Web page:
The folks at the Prospect must be slipping.  Compare Amy Sullivan’s meaty, well-researched Washington Monthly article on Romney’s evangelical problem with Sarah Posner’s “What Evangelical Problem?” to see a significant difference in substance.  Nonetheless, Posner’s article is interesting, and it highlights some of our favourite Romneyites at Evangelicals for Mitt.  The article also does do us all a favour and traces the connections between two of the three that helps explain why they are working together to boost Romney’s candidacy.  However, the article starts out hinting that some of the “biggest power brokers of the Christian right are lovin’ Mitt.”  By some, she means exactly three.  That hardly does away with Romney’s larger problems with evangelicals. 

An interesting tidbit about one of the “biggest power brokers,” Jay Sekulow, that had either escaped my notice the first time around or drifted from memory was that Sekulow was a big booster of Harriet Miers’ nomination.  That doesn’t surprise me, since I was pretty sure at the time many evangelicals were thrilled to have “one of theirs” nominated to the Court in spite of her impressive lack of any qualifications for the position.  In fact, besides the gross cronyism and Mr. Bush’s love of incompetent appointees that were at the heart of the nomination, I assumed Bush had selected Miers because she was an evangelical and that this was his ham-fisted attempt to reward evangelicals for their political support.  Evangelicals certainly were enthusiastic about her, and resented the way she was drop-kicked when it became clear that all serious people were convinced the nomination was a horrifying disaster about to unfold.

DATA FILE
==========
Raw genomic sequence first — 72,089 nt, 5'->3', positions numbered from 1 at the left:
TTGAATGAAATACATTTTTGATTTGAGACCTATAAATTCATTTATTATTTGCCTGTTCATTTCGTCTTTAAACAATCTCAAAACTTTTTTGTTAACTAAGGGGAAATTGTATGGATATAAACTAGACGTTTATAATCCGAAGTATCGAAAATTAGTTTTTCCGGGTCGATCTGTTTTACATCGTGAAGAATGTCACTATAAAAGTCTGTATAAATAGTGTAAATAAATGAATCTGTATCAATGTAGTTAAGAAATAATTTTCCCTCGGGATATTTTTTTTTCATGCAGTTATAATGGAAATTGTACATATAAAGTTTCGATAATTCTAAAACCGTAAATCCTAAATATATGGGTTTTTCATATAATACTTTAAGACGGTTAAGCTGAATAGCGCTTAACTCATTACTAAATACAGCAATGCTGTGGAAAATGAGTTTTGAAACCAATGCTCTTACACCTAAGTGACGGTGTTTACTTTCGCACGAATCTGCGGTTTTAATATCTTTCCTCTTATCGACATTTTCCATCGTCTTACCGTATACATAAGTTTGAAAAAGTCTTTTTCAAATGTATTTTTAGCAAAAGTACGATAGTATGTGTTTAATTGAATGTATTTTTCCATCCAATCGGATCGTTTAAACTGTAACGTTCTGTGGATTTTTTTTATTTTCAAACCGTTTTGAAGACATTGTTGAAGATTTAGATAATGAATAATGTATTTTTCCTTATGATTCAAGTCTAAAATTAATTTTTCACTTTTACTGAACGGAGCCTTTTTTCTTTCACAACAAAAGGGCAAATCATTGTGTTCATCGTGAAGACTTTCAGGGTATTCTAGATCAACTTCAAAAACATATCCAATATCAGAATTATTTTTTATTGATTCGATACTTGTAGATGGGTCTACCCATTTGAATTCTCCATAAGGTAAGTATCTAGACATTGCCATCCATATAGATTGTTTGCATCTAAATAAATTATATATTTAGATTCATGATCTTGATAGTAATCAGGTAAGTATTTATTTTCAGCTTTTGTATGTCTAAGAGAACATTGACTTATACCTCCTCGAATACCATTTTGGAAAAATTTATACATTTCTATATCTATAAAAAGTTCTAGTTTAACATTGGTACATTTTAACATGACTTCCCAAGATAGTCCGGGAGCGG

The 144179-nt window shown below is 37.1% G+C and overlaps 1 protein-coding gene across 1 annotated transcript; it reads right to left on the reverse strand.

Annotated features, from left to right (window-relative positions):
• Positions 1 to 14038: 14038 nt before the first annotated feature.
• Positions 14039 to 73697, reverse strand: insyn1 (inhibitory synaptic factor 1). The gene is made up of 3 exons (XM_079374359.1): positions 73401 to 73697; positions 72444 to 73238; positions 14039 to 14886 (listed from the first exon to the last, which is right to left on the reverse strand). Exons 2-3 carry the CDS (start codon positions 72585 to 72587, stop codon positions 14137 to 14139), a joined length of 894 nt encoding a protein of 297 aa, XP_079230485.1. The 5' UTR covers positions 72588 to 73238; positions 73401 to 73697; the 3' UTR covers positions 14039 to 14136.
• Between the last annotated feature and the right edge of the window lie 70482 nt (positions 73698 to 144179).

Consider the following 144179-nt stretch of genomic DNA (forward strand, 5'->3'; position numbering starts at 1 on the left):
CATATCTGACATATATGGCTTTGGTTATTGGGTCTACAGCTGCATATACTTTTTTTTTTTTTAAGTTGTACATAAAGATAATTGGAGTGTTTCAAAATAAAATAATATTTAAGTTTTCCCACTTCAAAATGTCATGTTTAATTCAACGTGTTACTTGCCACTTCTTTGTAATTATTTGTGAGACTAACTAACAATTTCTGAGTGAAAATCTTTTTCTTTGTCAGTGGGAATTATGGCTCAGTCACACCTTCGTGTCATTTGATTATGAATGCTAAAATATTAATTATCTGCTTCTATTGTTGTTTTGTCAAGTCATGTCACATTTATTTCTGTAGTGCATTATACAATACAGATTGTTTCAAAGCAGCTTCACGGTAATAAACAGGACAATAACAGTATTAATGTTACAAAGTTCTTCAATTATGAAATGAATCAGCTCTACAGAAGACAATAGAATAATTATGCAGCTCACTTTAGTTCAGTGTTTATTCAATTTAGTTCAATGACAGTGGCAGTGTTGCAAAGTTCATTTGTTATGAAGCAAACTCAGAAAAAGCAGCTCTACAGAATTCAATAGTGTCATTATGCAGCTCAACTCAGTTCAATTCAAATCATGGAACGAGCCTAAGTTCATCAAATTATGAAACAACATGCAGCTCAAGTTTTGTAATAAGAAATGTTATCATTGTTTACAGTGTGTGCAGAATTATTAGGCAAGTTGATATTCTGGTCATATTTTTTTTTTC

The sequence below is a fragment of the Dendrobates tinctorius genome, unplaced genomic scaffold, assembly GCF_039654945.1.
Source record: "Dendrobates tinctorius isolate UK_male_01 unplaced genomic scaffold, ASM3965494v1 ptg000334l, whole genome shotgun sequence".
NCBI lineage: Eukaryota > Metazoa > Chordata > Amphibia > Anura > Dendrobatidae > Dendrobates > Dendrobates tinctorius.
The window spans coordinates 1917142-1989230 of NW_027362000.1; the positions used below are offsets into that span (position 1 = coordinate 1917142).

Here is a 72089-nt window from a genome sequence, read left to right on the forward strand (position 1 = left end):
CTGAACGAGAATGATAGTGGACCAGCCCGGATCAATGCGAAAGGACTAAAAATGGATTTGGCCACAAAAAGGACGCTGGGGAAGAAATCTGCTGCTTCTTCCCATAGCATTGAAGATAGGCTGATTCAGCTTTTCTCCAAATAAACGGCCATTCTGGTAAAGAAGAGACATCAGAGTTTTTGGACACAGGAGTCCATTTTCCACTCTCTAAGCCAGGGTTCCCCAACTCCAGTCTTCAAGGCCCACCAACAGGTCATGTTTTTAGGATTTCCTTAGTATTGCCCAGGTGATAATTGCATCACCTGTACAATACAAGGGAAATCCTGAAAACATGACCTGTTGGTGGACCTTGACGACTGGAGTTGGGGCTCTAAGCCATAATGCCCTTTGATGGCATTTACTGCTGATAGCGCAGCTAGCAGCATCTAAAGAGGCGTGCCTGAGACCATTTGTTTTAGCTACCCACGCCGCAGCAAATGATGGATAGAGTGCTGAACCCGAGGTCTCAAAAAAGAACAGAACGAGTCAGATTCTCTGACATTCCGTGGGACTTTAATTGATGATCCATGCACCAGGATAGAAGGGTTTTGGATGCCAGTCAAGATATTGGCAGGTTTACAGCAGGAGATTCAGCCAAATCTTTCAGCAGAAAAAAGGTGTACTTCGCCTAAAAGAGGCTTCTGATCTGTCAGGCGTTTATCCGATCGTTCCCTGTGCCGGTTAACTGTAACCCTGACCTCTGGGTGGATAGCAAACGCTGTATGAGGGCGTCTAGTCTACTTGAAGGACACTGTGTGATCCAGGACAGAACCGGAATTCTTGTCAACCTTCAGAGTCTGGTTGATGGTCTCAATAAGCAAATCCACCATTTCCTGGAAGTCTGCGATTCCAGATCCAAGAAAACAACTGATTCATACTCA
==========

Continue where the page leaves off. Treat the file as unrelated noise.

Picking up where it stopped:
That brings us to Mr. Sekulow’s support for Mitt Romney.  If Mr. Sekulow’s judgement in presidential candidates is as poor as it was in backing a nonentity for the Supreme Court (a nonentity who, let us remember, also had an embarrassing record saying things about abortion that were not all together pro-life), we can assume that Gov. Romney is even less qualified that he might otherwise first appear to be.  Considering that Sam Brownback was instrumental in quashing the Miers nomination, it is especially fitting that he should be in a position to undo another one of the people Mr. Sekulow has chosen to support.  Consider also that, in the extremely unlikely event of a Romney presidency, Sekulow could have significant influence on the kinds of justices a President Romney would select, which means that we have good reason to expect more absurd nominees like Harriet Miers should Romney ever reach the White House.  That and that alone ought to be reason enough to make sure that we make this virtually impossible outcome totally impossible.